# Constructing a Fourier Series

I need to find the Fourier series of $$f(x)=\begin{cases}a,& 0<x<\frac{\pi}{3}\\ 0,&\frac{\pi}{3}<x<\frac{2\pi}{3}\\-a,& \frac{2\pi}{3}<x<\pi\\ \end{cases}$$ $$f(x)= a_0+\sum_{n=1}^{\infty}a_n\cos\frac{n\pi x}{L}+\sum_{n=1}^{\infty}b_n\sin\frac{n\pi x}{L},$$ $$a_0 = \frac{1}{2\pi} \int_{-\pi}^{\pi} f(x) dx$$ $$a_n = \frac{1}{\pi} \int_{-\pi}^{\pi} f(x)cos(nx)dx$$ $$b_n = \frac{1}{\pi} \int_{-\pi}^{\pi} f(x)sin(nx)dx$$ I found That An and A0 are both equal to 0 which meant i only had Bn to find $$b_n = \frac{1}{\pi} \int_{-\pi}^{\pi} f(x)sin(nx)dx$$ $$b_n = \frac{1}{\pi} \int_{0}^{\frac{\pi}{3}} asin(nx)dx + \frac{1}{\pi} \int_\frac{2\pi}{3}^{{\pi}} -asin(nx)dx$$ $$b_n = \frac{a}{n\pi}\left[-\cos(nx)\right]_0^{\frac{\pi}3} + \frac{a}{n\pi}\left[\cos(nx)\right]_\frac{2\pi}3^{\pi}$$ When n is odd $$b_n = 0$$ When n = 2 , 4 $$b_n = \frac{a}{n\pi}\left[1-\cos(n\frac{\pi}{3}) + \cos(n\pi) -\cos(\frac{2n\pi}{3})\right]$$ $$b_n = \frac{3a}{n\pi}$$ When n = 6 bn = 0 So this gives me a Fourier Series of $$f(x)=\frac{3a}{\pi}\left[\frac{1}{2}\sin(2x)+\frac{1}{4}\sin(4x)+\frac{1}{8}\sin(8x).... \right]$$ But the book has a solution of $$f(x)=\frac{3a}{\pi}\left[\sin(2x)+\frac{1}{2}\sin(4x)+\frac{1}{4}\sin(8x).... \right]$$ Not sure where im going wrong !

The standard Fourier series is on an interval of length $2\pi$, whereas your problem is posed on $[0,\pi]$. $L$ has to figure into the coefficients, which you can see just by looking at the constant term.
In other words, if you are going to expand $f$ on $[0,\pi]$, then the standard expansion will involve a constant, and $\sin(2nx)$, $\cos(2nx)$. Assuming you have such an expansion $$f(x) = a_{0} + \sum_{n=1}^{\infty} a_{n}\cos(2nx)+\sum_{n=1}^{\infty}b_{n}\cos(2nx),$$ then you multiply by one of these functions, on both sides, integrate over $[0,\pi]$, use the fact that the integrals of unlike terms are zero, in order to obtain \begin{align} \int_{0}^{\pi}f(x)dx & = a_{0}\int_{0}^{\pi}dx =\pi a_{0}\\ \int_{0}^{\pi}f(x)\cos(2nx)dx & = a_{n}\int_{0}^{\pi}\cos^{2}(2nx)\,dx=a_{n}\frac{\pi}{2},\;\;\; n > 0,\\ \int_{0}^{\pi}f(x)\sin(2nx)dx & = b_{n}\int_{0}^{\pi}\sin^{2}(2nx)\,dx=b_{n}\frac{\pi}{2}. \end{align} The values of integrals of $\sin^{2}$ and $\cos^{2}$ are easily determined: both types of integrals are over a full period and, so must be equal; and $\sin^{2}(2nx)+\cos^{2}(2nx)=1$, which means that the integrals of $\sin^{2}$ and $\cos^{2}$ are half of the period (period=$\pi$, so integrals of $\sin^{2}$ and $\cos^{2}$ are $\pi/2$.) So your series becomes \begin{align} f(x) & \sim \frac{1}{\pi}\int_{0}^{\pi}f(x)\,dx + \\ & + \sum_{n=1}^{\infty}\left(\frac{2}{\pi}\int_{0}^{\pi}f(x)\cos(2nx)\,dx\right)\cos(2nx) \\ & +\sum_{n=1}^{\infty}\left(\frac{2}{\pi}\int_{0}^{\pi}f(x)\sin(2nx)\,dx\right)\sin(2nx). \end{align} The normalization constants $\frac{2}{\pi}$ and ${1}{\pi}$ come from dividing by the integrals of the squares of $1$, $\sin(2nx)$ and $\cos(2nx)$.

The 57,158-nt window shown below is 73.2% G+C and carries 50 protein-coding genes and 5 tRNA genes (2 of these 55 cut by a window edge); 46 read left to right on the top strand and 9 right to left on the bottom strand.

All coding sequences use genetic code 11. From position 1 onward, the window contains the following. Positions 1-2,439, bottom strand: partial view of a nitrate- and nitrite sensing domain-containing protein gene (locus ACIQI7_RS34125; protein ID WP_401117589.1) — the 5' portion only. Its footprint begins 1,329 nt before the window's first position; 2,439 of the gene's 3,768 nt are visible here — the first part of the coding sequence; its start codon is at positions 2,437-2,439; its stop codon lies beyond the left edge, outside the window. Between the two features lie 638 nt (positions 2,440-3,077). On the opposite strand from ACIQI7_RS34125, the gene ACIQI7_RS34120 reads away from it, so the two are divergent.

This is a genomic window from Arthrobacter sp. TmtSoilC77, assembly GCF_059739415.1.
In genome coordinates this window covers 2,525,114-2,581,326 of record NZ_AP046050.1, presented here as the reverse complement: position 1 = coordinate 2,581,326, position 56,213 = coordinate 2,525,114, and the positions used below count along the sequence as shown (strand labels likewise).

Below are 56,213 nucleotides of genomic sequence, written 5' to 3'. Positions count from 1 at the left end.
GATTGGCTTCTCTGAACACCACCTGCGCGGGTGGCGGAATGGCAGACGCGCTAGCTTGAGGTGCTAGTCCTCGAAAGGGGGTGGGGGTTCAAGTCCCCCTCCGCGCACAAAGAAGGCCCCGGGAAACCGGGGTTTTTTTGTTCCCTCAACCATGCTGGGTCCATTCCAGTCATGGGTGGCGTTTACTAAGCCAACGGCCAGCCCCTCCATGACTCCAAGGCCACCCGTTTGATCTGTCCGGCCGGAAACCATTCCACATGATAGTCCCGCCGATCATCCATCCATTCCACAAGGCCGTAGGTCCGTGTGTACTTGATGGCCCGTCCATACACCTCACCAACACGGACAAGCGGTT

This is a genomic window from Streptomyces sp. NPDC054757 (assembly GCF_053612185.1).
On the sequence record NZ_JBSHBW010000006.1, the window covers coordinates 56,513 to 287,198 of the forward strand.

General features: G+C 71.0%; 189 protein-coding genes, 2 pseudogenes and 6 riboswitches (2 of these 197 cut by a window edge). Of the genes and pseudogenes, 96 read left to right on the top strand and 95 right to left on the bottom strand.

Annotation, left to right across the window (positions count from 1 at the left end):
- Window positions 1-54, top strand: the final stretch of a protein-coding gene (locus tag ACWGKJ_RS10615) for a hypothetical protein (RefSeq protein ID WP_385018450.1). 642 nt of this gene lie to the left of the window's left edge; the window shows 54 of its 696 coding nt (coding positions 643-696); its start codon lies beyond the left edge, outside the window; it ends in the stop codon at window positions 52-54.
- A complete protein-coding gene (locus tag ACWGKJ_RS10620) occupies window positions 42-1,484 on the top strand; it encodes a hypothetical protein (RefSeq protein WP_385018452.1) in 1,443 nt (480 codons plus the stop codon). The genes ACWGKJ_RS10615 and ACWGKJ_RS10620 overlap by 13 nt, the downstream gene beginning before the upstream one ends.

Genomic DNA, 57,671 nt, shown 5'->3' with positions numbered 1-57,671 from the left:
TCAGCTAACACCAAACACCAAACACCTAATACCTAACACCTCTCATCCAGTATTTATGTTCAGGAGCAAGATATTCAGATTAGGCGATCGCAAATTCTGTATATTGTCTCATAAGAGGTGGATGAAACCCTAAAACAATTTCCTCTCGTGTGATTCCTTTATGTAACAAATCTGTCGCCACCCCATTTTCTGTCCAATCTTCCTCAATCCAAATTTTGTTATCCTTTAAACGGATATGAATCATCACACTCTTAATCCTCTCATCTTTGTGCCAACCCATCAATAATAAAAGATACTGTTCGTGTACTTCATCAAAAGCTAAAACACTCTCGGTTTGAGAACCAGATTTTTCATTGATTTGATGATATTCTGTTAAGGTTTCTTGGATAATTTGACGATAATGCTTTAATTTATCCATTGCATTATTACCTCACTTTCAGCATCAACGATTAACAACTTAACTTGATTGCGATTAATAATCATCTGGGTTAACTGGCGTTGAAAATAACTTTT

Your function $f$ is $a$ times a part which is odd about the $x=\pi/2$. The $\sin$ terms are odd about $x=\pi/2$ and the $\cos$ terms are even about $x=\pi/2$. That helps simplify. The cosine terms require integrating only the part of $f$ which is even about $x=\pi/2$, while the sine terms require integrating only the part of $f$ which is odd about $x=\pi/2$. So the $\cos$ terms drop out. In this particular case, you need only integrate the correct part over $[0,\pi/2]$ and double the value. So, $$a_{n} = 0,\;\; b_{n}=2a\int_{0}^{\pi/3}\sin(2nx)\,dx.$$
• @Steve: The normalization comes from the coefficient equation $a_{n}\int_{0}^{\pi}e_{n}^{2}(x)\,dx = \int_{0}^{\pi}f(x)e_{n}(x)\,dx$, where $e_{n}$ are the eigenfunctions (sin and cos). Take a look at the constant term, for example. Does that help? – DisintegratingByParts Jan 10 '14 at 19:27
• @Steve: You are trying to expand $f=a_{0}+\sum_{n=1}^{\infty}a_{n}\cos(2\pi x/L)+\sum_{n=1}b_{n}\sin(2\pi x/L)$. The trick which leads to the coefficients is to ignore convergence issues, multiply by one of the functions (constant, cos, sin) and integrate on $[0,L]$. Integrals of non-like terms are 0 (this is the orthogonality condition). So you end up with, for example, $\int f(x)\cos(2\pi m x/L)dx=a_{m}\int \cos(2\pi m x/L)\cos(2\pi m x/L)dx$, which means you have to divide by $\int \cos(2\pi mx/L)^{2}dx$. The same type of equation holds for the constant term, too. That's how you normalize. – DisintegratingByParts Jan 10 '14 at 19:46
• Soo from ( really struggling with editing) $\int f(x)\cos(2\pi m x/L)dx=a_{m}\int \cos(2\pi m x/L)\cos(2\pi m x/L)dx$ $\int f(x)\cos(2\pi m x/L)dx=a_{m}\int \cos^2(2\pi m x/L)dx$ $\int f(x)\cos(2\pi m x/L)dx=a_{m}[\frac{x}{2}+..sin]$ and that function of sin would be 0 when evaluated between 0 and pi. So $\int f(x)\cos(2\pi m x/L)dx=a_{m}*\frac{\pi}{2}$ $a_{m}=\frac{2}{\pi}\int f(x)\cos(2\pi m x/L)dx$ If it was evaluated between 0 and 2pi it would be $a_{m}=\frac{1}{\pi}\int f(x)\cos(2\pi m x/L)dx$ Correct or not? – Steve Jan 10 '14 at 20:17